What if you could take a powerful but thirsty muscle car and significantly lower its tailpipe emissions--while adding even more power?

That could very well be the best of both worlds.

It turns out there is such a solution for green-minded street racers, but it comes with one serious drawback.

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The 2015 Dodge Challenger SRT Hellcat is already one of the most powerful cars currently in production, but one shop managed to extract even better performance--by converting one to run on E85 ethanol.

SeriousHP Horsepower Performance claims to have extracted 753 horsepower from a Hellcat using the corn-based fuel, backing it up with a YouTube video of the car on a dynamometer.

In stock form, the Hellcat's 6.2-liter supercharged Hemi V-8 produces 707 hp, but that's at the crank, without driveline losses factored in.

2015 Dodge Challenger SRT Hellcat

2015 Dodge Challenger SRT Hellcat

Impressively, SeriousHP says the 753 hp figure is for power at the wheels--the E85-burning Hellcat actually produces 886 hp at the crank.

In addition, the E85 car produces 670 pound-feet of torque, up from the stock version's 650 lb-ft.

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Besides the E85 conversion, the Challenger also received a new fuel pump, injectors, driveshaft, and ECU tune, which also helped improve performance.

That combination of copious horsepower and environmentally-friendly fuel sounds pretty good--but only if you can find a place to fill up with E85.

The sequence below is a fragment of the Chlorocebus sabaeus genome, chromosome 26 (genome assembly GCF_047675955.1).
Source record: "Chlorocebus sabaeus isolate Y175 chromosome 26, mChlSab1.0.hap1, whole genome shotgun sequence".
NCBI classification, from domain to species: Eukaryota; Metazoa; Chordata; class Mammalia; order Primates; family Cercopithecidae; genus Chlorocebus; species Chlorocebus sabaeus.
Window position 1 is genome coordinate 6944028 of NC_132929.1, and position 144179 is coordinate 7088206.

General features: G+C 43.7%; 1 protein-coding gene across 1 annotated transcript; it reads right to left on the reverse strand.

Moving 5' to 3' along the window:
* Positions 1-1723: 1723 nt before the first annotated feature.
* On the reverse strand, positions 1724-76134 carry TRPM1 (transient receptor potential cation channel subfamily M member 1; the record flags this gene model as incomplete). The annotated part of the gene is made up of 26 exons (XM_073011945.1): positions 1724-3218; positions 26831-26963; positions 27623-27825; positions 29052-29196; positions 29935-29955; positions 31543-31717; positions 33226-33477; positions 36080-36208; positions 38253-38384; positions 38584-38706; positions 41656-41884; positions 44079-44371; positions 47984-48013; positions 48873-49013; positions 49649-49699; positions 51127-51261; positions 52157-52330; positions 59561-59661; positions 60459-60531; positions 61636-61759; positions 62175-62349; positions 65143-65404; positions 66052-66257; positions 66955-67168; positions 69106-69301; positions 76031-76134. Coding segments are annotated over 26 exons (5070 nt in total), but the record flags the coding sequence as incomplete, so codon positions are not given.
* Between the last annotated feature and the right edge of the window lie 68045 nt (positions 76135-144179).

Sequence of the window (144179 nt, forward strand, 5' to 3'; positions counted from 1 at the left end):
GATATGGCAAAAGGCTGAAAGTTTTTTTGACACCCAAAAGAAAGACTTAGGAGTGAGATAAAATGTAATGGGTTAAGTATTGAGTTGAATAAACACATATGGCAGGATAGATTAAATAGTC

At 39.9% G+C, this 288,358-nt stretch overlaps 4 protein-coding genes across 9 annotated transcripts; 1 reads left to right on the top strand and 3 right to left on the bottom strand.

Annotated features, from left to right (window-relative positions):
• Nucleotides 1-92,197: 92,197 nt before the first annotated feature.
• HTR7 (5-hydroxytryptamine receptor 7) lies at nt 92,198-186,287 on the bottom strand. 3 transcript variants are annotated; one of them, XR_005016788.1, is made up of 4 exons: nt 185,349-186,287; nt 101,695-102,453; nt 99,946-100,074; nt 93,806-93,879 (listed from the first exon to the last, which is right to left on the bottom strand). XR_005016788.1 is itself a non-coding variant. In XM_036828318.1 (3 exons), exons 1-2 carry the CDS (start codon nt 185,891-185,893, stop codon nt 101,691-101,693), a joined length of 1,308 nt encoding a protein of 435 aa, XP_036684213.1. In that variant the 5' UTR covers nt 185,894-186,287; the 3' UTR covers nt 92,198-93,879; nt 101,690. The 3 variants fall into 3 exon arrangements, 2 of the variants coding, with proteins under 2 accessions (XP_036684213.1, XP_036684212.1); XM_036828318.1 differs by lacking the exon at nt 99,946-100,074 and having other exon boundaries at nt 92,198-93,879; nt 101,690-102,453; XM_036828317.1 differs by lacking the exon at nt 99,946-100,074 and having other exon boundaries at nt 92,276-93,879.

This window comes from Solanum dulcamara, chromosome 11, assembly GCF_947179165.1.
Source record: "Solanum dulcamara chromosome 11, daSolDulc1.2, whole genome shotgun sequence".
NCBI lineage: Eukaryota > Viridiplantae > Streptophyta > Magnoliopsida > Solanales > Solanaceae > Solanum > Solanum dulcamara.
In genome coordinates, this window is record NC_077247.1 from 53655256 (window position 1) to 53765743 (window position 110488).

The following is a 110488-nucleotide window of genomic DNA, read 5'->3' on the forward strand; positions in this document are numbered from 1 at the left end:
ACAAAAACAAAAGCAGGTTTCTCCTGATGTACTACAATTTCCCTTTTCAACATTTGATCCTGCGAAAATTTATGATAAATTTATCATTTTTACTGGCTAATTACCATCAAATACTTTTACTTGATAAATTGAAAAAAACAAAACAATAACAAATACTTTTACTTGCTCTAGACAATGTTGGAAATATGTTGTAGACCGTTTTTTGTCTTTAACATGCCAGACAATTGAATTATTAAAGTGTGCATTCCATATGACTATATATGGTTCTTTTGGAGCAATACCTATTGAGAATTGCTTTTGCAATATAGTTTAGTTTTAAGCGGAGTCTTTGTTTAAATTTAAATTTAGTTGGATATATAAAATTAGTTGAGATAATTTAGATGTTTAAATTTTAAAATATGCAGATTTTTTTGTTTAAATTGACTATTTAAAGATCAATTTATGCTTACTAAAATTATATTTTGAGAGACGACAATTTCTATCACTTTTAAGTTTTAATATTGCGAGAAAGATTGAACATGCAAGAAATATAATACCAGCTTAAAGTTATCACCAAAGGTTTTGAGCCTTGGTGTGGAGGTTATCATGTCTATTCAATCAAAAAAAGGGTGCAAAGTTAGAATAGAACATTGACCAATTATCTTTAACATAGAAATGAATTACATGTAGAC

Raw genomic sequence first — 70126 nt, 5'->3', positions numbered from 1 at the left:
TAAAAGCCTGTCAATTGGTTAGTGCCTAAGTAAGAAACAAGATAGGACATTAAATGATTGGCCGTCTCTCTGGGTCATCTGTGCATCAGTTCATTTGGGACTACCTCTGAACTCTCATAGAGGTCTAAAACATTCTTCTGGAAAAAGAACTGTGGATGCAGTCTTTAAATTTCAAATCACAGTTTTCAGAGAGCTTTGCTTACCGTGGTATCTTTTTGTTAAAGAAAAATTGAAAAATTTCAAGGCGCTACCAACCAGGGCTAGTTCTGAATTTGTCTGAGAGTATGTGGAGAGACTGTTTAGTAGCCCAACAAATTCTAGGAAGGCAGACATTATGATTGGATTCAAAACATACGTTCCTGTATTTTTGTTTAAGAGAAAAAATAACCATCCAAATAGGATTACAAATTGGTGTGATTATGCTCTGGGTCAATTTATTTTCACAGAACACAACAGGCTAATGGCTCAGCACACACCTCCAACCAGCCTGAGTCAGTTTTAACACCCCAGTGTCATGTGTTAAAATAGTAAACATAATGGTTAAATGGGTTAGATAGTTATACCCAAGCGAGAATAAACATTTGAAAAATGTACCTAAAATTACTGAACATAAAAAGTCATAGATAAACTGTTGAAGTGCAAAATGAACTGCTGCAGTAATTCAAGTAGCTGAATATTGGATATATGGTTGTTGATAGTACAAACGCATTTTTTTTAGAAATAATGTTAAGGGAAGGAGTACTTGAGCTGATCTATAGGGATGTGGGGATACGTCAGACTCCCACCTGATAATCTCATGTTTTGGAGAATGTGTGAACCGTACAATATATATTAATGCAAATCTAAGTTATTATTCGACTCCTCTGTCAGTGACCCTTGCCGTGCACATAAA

FlexFuel badge on E85-capable 2009 Chevrolet HHR

FlexFuel badge on E85-capable 2009 Chevrolet HHR

Only about 2 percent of fuel stations nationwide sell E85--which is a blend of 85 percent ethanol and 15 percent gasoline.

That's about 2,600 stations out of roughly 125,000.

Manufacturers do sell Flex-Fuel vehicles that can run on either E85 or gasoline, although most aren't as flashy as this converted Hellcat.

However, because of the lack of fueling stations--and general public disinterest in E85--the majority will likely never see a drop of ethanol in their tanks.

That doesn't matter to the carmakers, which receive extra Corporate Average Fuel Economy (CAFE) credits whether the Flex-Fuel vehicles they sell are actually run on E85 or not.


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